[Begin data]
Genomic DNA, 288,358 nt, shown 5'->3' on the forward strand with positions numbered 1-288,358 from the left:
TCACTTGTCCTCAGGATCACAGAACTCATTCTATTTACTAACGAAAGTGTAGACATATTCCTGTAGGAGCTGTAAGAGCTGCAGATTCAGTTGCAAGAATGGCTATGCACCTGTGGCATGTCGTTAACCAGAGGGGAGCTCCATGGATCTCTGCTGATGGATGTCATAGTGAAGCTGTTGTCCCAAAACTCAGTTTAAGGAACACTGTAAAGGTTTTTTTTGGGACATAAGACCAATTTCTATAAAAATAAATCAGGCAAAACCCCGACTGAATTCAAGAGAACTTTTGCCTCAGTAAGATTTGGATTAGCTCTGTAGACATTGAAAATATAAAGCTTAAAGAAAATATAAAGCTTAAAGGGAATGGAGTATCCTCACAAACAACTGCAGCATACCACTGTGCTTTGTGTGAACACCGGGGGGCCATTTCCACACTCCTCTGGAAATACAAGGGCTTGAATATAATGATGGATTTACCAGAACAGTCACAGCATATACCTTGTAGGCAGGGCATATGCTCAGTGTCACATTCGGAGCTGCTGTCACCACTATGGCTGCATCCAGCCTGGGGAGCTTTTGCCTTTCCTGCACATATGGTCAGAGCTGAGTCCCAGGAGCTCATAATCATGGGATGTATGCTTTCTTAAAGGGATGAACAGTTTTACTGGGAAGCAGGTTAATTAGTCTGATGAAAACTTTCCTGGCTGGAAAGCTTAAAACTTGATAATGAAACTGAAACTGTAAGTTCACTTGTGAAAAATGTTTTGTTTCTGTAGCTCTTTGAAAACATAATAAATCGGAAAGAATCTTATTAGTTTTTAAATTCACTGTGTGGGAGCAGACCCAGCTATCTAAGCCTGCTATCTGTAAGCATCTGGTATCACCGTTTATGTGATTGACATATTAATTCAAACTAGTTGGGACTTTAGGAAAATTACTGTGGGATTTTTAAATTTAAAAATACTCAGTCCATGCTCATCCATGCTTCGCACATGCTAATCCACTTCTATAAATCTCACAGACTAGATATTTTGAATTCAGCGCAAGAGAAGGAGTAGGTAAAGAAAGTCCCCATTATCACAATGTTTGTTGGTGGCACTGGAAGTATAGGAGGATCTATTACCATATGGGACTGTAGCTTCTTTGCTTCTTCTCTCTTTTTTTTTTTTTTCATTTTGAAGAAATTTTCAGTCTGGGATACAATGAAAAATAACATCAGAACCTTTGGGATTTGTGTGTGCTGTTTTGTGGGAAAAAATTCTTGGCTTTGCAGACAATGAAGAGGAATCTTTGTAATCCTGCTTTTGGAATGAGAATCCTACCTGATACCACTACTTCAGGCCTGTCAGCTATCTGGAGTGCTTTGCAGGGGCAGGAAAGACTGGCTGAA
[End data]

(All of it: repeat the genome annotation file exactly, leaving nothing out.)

Genomic DNA, 288,358 nt, shown 5'->3' on the forward strand with positions numbered 1-288,358 from the left:
TCACTTGTCCTCAGGATCACAGAACTCATTCTATTTACTAACGAAAGTGTAGACATATTCCTGTAGGAGCTGTAAGAGCTGCAGATTCAGTTGCAAGAATGGCTATGCACCTGTGGCATGTCGTTAACCAGAGGGGAGCTCCATGGATCTCTGCTGATGGATGTCATAGTGAAGCTGTTGTCCCAAAACTCAGTTTAAGGAACACTGTAAAGGTTTTTTTTGGGACATAAGACCAATTTCTATAAAAATAAATCAGGCAAAACCCCGACTGAATTCAAGAGAACTTTTGCCTCAGTAAGATTTGGATTAGCTCTGTAGACATTGAAAATATAAAGCTTAAAGAAAATATAAAGCTTAAAGGGAATGGAGTATCCTCACAAACAACTGCAGCATACCACTGTGCTTTGTGTGAACACCGGGGGGCCATTTCCACACTCCTCTGGAAATACAAGGGCTTGAATATAATGATGGATTTACCAGAACAGTCACAGCATATACCTTGTAGGCAGGGCATATGCTCAGTGTCACATTCGGAGCTGCTGTCACCACTATGGCTGCATCCAGCCTGGGGAGCTTTTGCCTTTCCTGCACATATGGTCAGAGCTGAGTCCCAGGAGCTCATAATCATGGGATGTATGCTTTCTTAAAGGGATGAACAGTTTTACTGGGAAGCAGGTTAATTAGTCTGATGAAAACTTTCCTGGCTGGAAAGCTTAAAACTTGATAATGAAACTGAAACTGTAAGTTCACTTGTGAAAAATGTTTTGTTTCTGTAGCTCTTTGAAAACATAATAAATCGGAAAGAATCTTATTAGTTTTTAAATTCACTGTGTGGGAGCAGACCCAGCTATCTAAGCCTGCTATCTGTAAGCATCTGGTATCACCGTTTATGTGATTGACATATTAATTCAAACTAGTTGGGACTTTAGGAAAATTACTGTGGGATTTTTAAATTTAAAAATACTCAGTCCATGCTCATCCATGCTTCGCACATGCTAATCCACTTCTATAAATCTCACAGACTAGATATTTTGAATTCAGCGCAAGAGAAGGAGTAGGTAAAGAAAGTCCCCATTATCACAATGTTTGTTGGTGGCACTGGAAGTATAGGAGGATCTATTACCATATGGGACTGTAGCTTCTTTGCTTCTTCTCTCTTTTTTTTTTTTTTCATTTTGAAGAAATTTTCAGTCTGGGATACAATGAAAAATAACATCAGAACCTTTGGGATTTGTGTGTGCTGTTTTGTGGGAAAAAATTCTTGGCTTTGCAGACAATGAAGAGGAATCTTTGTAATCCTGCTTTTGGAATGAGAATCCTACCTGATACCACTACTTCAGGCCTGTCAGCTATCTGGAGTGCTTTGCAGGGGCAGGAAAGACTGGCTGAA